Political families ‘milking’ Kashmir issue: Modi

April 9, 2019
New Delhi:  Prime Minister Narendra Modi said on Tuesday that the people want freedom from “political families” who have been “milking” the Kashmir issue and the situation in Valley is such that people want change, whether it is about Article 370 or Article 35A.

In an interview to CNN-News18, the Prime Minister also said that the provisions of the Articles 370 and 35A, which provide special rights and privileges to its permanent citizens and also gives autonomous status to Jammu and Kashmir, were an obstacle in the way of outside investment and job creation in the state.

“The problem in Kashmir is largely due to 50-odd political families there. They have been milking the issue. They don’t want any benefit to be given to ordinary Kashmiris,” he said.

“People want freedom from such political families who have been preying on their emotions for 50 years. The situation in Kashmir is such that people want change, whether it is about Article 35A or 370,” he added.

Reiterating BJP’s stand on revoking Article 370 and 35A, the Prime Minister said Kashmiri political families had “used public sentiment for political gains”.

“The provisions were an obstacle in the way of outside investment and job creation in the state,” he said.

The Prime Minister’s remarks come a day after the BJP in its election manifesto for the Lok Sabha polls pledged abrogation of Article 370 and 35A, vehemantly opposed by political parties in Jammu and Kashmir.

National Conference (NC) leader Farooq Abdullah had warned the Centre to refrain from pushing abrogation of Article 370 and said that such an act would “pave the way for Azadi for Kashmiri people” while Peoples Democratic Party (PDP) President Mehbooba Mufti said that abrogating Article 370 would lead to Jammu and Kashmir’s “freedom” from India.

Looking to counter the perception that the situation in Kashmir has worsened over the last five years, Modi said there was more violence during the panchayat elections in West Bengal than the one held in Jammu and Kashmir recently.

“West Bengal saw violence during panchayat polls but in Jammu and Kashmir there was zero violence during the panchayat polls. This is something the media overlooks. Even unbiased media ends up fuelling the Kashmir narrative by its continuous coverage of terror attacks. But they must also show the progress and the growth of the Kashmiri people,” he said.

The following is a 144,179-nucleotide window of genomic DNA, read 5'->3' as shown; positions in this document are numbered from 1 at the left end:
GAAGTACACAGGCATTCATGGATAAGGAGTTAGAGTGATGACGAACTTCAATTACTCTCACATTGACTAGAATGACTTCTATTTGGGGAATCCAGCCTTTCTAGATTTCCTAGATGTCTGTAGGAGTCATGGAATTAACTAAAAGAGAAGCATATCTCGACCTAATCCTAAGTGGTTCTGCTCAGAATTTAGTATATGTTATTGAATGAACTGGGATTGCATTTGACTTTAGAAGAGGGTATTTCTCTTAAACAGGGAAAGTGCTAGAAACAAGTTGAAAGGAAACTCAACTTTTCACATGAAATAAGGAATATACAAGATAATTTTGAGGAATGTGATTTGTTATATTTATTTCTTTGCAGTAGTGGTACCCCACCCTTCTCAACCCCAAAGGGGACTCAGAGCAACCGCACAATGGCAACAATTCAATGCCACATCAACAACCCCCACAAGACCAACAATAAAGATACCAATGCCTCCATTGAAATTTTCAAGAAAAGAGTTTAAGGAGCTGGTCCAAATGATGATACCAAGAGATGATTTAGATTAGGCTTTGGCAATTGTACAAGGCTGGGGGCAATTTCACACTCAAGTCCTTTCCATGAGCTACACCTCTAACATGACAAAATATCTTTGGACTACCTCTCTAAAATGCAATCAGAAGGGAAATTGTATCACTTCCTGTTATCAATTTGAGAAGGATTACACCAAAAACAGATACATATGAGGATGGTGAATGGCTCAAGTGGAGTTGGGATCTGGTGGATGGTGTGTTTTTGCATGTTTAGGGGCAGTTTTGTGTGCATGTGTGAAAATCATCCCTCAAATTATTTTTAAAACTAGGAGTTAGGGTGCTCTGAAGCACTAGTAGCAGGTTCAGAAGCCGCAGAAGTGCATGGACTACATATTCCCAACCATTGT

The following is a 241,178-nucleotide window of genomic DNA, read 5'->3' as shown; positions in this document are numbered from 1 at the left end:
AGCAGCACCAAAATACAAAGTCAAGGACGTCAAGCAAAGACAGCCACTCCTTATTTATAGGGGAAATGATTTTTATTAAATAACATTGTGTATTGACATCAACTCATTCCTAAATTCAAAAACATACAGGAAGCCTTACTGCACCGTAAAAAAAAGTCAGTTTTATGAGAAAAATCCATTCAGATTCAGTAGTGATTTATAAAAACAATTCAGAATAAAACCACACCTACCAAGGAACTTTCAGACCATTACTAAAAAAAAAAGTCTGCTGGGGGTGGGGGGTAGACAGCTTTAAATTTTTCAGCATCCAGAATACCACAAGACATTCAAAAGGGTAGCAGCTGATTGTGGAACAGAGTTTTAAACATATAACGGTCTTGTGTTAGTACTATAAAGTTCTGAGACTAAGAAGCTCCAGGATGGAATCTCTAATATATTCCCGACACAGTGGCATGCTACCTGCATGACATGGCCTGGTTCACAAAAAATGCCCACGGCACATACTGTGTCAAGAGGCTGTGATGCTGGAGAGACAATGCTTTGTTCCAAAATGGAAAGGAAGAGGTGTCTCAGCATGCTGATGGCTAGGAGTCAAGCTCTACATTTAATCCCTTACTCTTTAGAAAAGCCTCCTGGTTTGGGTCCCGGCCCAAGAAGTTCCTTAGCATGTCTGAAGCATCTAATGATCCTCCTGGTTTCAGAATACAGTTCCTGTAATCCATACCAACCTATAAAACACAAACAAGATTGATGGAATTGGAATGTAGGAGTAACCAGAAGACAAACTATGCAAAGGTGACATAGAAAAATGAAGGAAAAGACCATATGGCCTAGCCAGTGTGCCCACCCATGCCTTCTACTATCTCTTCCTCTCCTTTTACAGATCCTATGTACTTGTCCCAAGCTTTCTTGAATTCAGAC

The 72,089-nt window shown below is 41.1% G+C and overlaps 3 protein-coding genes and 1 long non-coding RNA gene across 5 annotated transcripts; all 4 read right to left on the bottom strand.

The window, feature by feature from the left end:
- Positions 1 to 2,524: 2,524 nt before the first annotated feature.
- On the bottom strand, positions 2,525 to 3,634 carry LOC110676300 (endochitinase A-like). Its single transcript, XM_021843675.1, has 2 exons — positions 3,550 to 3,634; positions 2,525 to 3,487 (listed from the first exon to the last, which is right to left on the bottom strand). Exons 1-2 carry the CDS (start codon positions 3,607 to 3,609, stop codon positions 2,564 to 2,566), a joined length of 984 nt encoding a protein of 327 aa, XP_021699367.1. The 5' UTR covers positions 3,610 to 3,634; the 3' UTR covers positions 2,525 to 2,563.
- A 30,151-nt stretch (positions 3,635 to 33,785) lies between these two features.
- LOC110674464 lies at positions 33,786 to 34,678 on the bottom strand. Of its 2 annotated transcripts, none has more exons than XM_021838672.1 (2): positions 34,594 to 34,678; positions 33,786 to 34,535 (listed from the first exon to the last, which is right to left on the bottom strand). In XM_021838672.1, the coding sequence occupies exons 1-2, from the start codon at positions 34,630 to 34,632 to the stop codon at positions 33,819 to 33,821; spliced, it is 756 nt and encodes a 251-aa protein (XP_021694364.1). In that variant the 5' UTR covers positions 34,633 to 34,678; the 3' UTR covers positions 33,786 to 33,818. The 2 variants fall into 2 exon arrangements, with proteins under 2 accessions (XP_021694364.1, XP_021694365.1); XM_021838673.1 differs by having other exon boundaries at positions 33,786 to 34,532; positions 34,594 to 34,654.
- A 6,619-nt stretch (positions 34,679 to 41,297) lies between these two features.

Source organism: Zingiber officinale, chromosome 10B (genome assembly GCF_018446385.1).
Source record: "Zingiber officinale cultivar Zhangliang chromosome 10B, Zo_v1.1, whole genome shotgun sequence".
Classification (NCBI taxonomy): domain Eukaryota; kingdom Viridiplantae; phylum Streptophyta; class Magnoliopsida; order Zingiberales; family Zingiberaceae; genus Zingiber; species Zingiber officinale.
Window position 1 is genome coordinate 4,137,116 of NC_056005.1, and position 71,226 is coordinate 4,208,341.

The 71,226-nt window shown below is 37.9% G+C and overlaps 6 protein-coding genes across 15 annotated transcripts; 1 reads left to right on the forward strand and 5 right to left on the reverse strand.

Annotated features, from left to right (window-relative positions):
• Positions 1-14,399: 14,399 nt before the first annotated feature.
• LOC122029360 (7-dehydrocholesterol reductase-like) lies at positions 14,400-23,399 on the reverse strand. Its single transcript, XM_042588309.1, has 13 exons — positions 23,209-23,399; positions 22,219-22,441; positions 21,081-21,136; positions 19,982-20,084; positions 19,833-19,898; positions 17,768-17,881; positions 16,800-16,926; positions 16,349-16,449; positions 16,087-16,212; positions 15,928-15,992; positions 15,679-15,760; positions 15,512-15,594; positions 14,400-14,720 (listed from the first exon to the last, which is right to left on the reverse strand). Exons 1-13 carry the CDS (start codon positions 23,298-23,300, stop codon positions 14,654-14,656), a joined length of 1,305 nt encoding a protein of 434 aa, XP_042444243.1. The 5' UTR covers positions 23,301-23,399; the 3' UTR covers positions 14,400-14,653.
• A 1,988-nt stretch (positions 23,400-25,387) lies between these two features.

Terming the Bharatiya Janata Party’s alliance with PDP an “experiment”, he said the coalition government in the state ran its course when Mehbooba Mufti kept delaying panchayat elections in the state.

“When she asked for our support, we gave it. But when it came to panchayat election, she kept delaying, saying it would spark violence in the region,” Modi said, adding the strains in the coalition began when his father Mufti Mohammad Sayeed passed away.

“It was working well during Mufti sahab’s time. When Mehbooba ji came, she was very reluctant. She did not step forward for two-three months which led to Governor’s rule in the state,” he said.

Later, the BJP supported Mufti, but after three years of coalition government, the saffron party pulled out of the alliance in June 2018, leading to Mufti’s resignation as Chief Minister and imposition of Governor’s rule in the state.

Modi said the BJP had hoped that regional parties PDP and the NC would come together and form a government after 2014 Assembly election in the state.

The PDP had then emerged as the single-largest party, but had failed to cross the majority mark.

“The alliance with the PDP was an experiment. The Kashmir mandate was a fractured one. No single party could have formed the government. We waited for a long time in the hope that the PDP and NC would ally, but they could not see eye-to-eye,” Modi said.

The Prime Minister said the BJP decided to side with the PDP to uphold the democratic option of forming a government in the state.

“After two-three months, we started talks with Mufti sahab, who was a senior leader. We had always maintained that our ideologies do not match, but we came forward to shoulder the responsibility. We thought we would attempt an experiment,” he said.

IANS